• Relationship Unleashed, a Memphis-based organization creating social, cultural, and professional equity for members of the Black LGBTQ community in Tennessee.
  • The 6:52 Project Foundation, which helps individuals and organizations interested in research, education, and/or the prevention and spread of HIV.
  • Southern AIDS Coalition, a diverse community working across political, religious, and geographic lines to end the HIV epidemic in the South.
  • University of Houston Graduate School of Social Work’s SUSTAIN Center
  • Wake Forest University’s Faith Coordinating Center in Winston-Salem, NC.

The letter shares under-reported facts about HIV/AIDS and how stigma like the kind DaBaby spread fuels fear, misinformation and new infections, particularly in Black communities.

The facts are:

  • People living with HIV today, when on effective treatment, lead long and healthy lives and cannot transmit HIV. Treating HIV can suppress the virus to the point it is no longer detected. When it is undetected, it is untransmittable, the key message of the U=U campaign.
  • Approximately 1.2 million people in the U.S. have HIV. 13% of them don’t know it, reinforcing the need for HIV testing and to end stigma around HIV testing.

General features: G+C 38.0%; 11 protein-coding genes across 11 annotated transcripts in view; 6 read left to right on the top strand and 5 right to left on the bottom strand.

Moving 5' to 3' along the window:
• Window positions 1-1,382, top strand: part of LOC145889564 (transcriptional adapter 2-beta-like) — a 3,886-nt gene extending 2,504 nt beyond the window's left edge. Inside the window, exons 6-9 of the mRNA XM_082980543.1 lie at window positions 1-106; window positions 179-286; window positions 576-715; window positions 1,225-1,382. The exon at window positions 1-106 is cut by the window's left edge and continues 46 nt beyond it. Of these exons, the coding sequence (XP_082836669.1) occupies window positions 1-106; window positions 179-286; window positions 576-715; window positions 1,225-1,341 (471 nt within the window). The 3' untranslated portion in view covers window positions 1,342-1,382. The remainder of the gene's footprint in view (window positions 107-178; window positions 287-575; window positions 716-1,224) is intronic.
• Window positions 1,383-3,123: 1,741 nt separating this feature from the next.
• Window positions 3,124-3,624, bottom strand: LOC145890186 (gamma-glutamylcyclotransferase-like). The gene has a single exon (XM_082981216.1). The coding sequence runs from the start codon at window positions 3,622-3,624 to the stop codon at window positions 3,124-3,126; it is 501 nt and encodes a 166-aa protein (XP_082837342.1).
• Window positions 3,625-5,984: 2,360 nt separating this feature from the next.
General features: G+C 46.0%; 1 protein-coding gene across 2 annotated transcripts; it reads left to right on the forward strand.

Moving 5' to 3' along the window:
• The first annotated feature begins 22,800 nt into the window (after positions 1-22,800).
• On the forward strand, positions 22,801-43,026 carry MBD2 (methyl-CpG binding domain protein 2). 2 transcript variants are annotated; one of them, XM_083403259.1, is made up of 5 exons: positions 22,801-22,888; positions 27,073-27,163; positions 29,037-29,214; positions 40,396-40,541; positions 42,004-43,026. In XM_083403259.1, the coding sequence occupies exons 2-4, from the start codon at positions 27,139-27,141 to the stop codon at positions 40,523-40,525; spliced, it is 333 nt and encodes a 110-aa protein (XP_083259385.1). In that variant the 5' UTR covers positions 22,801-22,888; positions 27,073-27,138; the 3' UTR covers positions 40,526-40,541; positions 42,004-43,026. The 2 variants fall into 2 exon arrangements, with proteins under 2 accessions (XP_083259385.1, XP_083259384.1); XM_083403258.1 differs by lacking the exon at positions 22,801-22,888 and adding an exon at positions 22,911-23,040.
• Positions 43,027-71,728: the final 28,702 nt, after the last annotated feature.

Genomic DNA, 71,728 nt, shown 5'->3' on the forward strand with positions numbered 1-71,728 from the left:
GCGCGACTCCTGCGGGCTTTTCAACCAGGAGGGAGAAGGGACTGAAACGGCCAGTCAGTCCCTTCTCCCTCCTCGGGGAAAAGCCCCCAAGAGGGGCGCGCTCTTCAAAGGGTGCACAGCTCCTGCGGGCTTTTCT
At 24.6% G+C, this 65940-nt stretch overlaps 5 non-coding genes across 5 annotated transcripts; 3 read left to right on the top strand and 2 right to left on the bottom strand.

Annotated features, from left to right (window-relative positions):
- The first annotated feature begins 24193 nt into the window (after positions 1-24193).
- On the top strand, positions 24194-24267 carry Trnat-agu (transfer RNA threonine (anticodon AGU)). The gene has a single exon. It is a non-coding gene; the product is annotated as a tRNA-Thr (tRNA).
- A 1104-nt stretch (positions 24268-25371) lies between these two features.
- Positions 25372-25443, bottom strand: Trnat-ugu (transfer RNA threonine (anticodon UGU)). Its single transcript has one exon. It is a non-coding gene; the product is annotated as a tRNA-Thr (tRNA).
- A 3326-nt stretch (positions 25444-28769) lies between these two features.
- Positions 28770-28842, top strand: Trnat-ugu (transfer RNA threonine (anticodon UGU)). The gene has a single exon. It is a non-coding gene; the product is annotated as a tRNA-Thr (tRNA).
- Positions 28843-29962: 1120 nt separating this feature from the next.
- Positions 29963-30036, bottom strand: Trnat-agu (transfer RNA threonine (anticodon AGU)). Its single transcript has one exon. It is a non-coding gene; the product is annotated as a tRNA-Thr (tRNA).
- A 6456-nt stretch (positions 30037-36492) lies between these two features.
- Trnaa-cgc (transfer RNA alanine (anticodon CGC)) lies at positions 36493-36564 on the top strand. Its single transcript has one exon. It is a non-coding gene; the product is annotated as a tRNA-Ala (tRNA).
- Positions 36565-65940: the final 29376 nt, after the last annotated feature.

• People most vulnerable to HIV are the ones who have limited access to transportation, housing, healthcare, and social support. We should focus on advocating for resources in our community rather than stigmatizing women and LGBTQ people.
  • Black Americans account for more HIV diagnoses (43%), people living with HIV (42%), and the most deaths among people with HIV (44%) than any other racial and ethnic group in the U.S.
  • The CDC states that the U.S. South experiences the greatest rates of HIV and lags behind in providing quality HIV prevention services and care. According to AIDSVu, a program from Emory University’s Rollins School of Public Health and the Center for AIDS Research at Emory University, 31,864 people are living with HIV in North Carolina, where DaBaby was raised.
  • Medications like PrEP protect people who do not have HIV from contracting HIV. The CDC states that PrEP reduces the risk of getting HIV from sex by about 99% when taken as prescribed.

Earlier this week, DaBaby apologized for harmful comments about people with HIV, LGBTQ people and women, including false claims that HIV is a “deadly sexually transmitted disease that’ll make you die in two to three weeks.” Multiple artists, festivals and platforms have spoken up against DaBaby and his rhetoric. He posted the apology on Instagram: “I appreciate the many people who came to me with kindness, who reached out to me privately to offer wisdom, education, and resources. That’s what I needed and it was received. I want to apologize to the LGBTQ+ community for the hurtful and triggering comments I made. Again, I apologize for my misinformed comments about HIV/AIDS, and I know education on this is important.”